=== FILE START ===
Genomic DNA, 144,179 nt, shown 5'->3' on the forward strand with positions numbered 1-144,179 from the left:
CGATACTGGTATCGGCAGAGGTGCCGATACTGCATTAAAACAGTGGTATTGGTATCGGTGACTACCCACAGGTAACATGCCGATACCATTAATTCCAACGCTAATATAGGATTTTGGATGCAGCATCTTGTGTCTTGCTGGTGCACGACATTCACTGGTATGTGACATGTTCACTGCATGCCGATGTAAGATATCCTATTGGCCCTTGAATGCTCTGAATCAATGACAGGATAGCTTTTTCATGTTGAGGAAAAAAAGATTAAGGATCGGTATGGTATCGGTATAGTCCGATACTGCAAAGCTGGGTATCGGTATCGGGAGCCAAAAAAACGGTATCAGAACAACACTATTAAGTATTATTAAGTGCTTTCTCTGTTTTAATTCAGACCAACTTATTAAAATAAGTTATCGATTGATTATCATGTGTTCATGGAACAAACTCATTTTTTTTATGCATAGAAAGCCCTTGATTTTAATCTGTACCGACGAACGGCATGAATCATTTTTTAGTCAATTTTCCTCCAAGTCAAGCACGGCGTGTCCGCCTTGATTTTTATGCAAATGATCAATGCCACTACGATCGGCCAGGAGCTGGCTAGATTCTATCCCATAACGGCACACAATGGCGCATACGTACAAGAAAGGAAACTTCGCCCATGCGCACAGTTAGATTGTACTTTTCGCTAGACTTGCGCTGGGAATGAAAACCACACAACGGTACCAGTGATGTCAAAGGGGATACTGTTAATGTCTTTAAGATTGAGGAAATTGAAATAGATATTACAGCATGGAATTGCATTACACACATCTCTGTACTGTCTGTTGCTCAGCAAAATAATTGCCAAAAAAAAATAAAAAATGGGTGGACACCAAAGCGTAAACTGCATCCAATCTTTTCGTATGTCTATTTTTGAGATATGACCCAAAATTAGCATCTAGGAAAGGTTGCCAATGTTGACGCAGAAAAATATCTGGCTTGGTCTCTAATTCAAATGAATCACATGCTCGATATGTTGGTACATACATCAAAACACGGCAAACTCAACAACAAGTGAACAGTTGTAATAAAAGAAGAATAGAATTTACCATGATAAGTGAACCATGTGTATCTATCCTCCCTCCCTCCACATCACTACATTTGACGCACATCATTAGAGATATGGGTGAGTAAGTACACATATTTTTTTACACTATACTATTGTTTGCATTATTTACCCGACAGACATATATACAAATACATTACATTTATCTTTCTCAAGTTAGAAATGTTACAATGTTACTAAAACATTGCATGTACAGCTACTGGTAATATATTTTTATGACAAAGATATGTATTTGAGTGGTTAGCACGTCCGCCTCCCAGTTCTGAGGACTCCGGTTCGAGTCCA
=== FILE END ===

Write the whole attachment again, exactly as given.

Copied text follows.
Genomic DNA, 144,179 nt, shown 5'->3' on the forward strand with positions numbered 1-144,179 from the left:
CGATACTGGTATCGGCAGAGGTGCCGATACTGCATTAAAACAGTGGTATTGGTATCGGTGACTACCCACAGGTAACATGCCGATACCATTAATTCCAACGCTAATATAGGATTTTGGATGCAGCATCTTGTGTCTTGCTGGTGCACGACATTCACTGGTATGTGACATGTTCACTGCATGCCGATGTAAGATATCCTATTGGCCCTTGAATGCTCTGAATCAATGACAGGATAGCTTTTTCATGTTGAGGAAAAAAAGATTAAGGATCGGTATGGTATCGGTATAGTCCGATACTGCAAAGCTGGGTATCGGTATCGGGAGCCAAAAAAACGGTATCAGAACAACACTATTAAGTATTATTAAGTGCTTTCTCTGTTTTAATTCAGACCAACTTATTAAAATAAGTTATCGATTGATTATCATGTGTTCATGGAACAAACTCATTTTTTTTATGCATAGAAAGCCCTTGATTTTAATCTGTACCGACGAACGGCATGAATCATTTTTTAGTCAATTTTCCTCCAAGTCAAGCACGGCGTGTCCGCCTTGATTTTTATGCAAATGATCAATGCCACTACGATCGGCCAGGAGCTGGCTAGATTCTATCCCATAACGGCACACAATGGCGCATACGTACAAGAAAGGAAACTTCGCCCATGCGCACAGTTAGATTGTACTTTTCGCTAGACTTGCGCTGGGAATGAAAACCACACAACGGTACCAGTGATGTCAAAGGGGATACTGTTAATGTCTTTAAGATTGAGGAAATTGAAATAGATATTACAGCATGGAATTGCATTACACACATCTCTGTACTGTCTGTTGCTCAGCAAAATAATTGCCAAAAAAAAATAAAAAATGGGTGGACACCAAAGCGTAAACTGCATCCAATCTTTTCGTATGTCTATTTTTGAGATATGACCCAAAATTAGCATCTAGGAAAGGTTGCCAATGTTGACGCAGAAAAATATCTGGCTTGGTCTCTAATTCAAATGAATCACATGCTCGATATGTTGGTACATACATCAAAACACGGCAAACTCAACAACAAGTGAACAGTTGTAATAAAAGAAGAATAGAATTTACCATGATAAGTGAACCATGTGTATCTATCCTCCCTCCCTCCACATCACTACATTTGACGCACATCATTAGAGATATGGGTGAGTAAGTACACATATTTTTTTACACTATACTATTGTTTGCATTATTTACCCGACAGACATATATACAAATACATTACATTTATCTTTCTCAAGTTAGAAATGTTACAATGTTACTAAAACATTGCATGTACAGCTACTGGTAATATATTTTTATGACAAAGATATGTATTTGAGTGGTTAGCACGTCCGCCTCCCAGTTCTGAGGACTCCGGTTCGAGTCCA